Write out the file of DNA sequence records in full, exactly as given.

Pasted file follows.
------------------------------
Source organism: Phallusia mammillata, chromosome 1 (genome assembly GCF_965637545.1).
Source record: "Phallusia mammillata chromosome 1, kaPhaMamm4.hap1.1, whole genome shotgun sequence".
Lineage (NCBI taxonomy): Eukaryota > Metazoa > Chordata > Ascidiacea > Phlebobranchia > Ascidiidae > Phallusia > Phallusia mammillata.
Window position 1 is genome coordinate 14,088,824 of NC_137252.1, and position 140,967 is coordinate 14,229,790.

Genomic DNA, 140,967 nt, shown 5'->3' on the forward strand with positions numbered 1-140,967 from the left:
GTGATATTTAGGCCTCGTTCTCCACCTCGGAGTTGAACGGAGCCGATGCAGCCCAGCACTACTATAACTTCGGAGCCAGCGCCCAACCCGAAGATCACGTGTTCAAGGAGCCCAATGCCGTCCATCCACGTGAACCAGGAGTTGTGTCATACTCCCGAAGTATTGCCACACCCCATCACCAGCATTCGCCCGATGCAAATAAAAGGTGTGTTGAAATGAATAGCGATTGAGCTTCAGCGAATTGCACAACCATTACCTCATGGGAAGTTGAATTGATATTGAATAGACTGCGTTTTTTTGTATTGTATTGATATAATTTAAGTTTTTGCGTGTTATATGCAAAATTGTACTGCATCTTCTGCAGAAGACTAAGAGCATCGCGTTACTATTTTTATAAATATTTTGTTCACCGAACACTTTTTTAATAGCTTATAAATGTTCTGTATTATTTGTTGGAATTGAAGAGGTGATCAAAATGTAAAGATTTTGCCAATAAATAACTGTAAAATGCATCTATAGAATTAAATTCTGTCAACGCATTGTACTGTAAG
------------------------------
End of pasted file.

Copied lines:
Source organism: Phallusia mammillata, chromosome 1 (genome assembly GCF_965637545.1).
Source record: "Phallusia mammillata chromosome 1, kaPhaMamm4.hap1.1, whole genome shotgun sequence".
Lineage (NCBI taxonomy): Eukaryota > Metazoa > Chordata > Ascidiacea > Phlebobranchia > Ascidiidae > Phallusia > Phallusia mammillata.
Window position 1 is genome coordinate 14,088,824 of NC_137252.1, and position 140,967 is coordinate 14,229,790.

Genomic DNA, 140,967 nt, shown 5'->3' on the forward strand with positions numbered 1-140,967 from the left:
GTGATATTTAGGCCTCGTTCTCCACCTCGGAGTTGAACGGAGCCGATGCAGCCCAGCACTACTATAACTTCGGAGCCAGCGCCCAACCCGAAGATCACGTGTTCAAGGAGCCCAATGCCGTCCATCCACGTGAACCAGGAGTTGTGTCATACTCCCGAAGTATTGCCACACCCCATCACCAGCATTCGCCCGATGCAAATAAAAGGTGTGTTGAAATGAATAGCGATTGAGCTTCAGCGAATTGCACAACCATTACCTCATGGGAAGTTGAATTGATATTGAATAGACTGCGTTTTTTTGTATTGTATTGATATAATTTAAGTTTTTGCGTGTTATATGCAAAATTGTACTGCATCTTCTGCAGAAGACTAAGAGCATCGCGTTACTATTTTTATAAATATTTTGTTCACCGAACACTTTTTTAATAGCTTATAAATGTTCTGTATTATTTGTTGGAATTGAAGAGGTGATCAAAATGTAAAGATTTTGCCAATAAATAACTGTAAAATGCATCTATAGAATTAAATTCTGTCAACGCATTGTACTGTAAG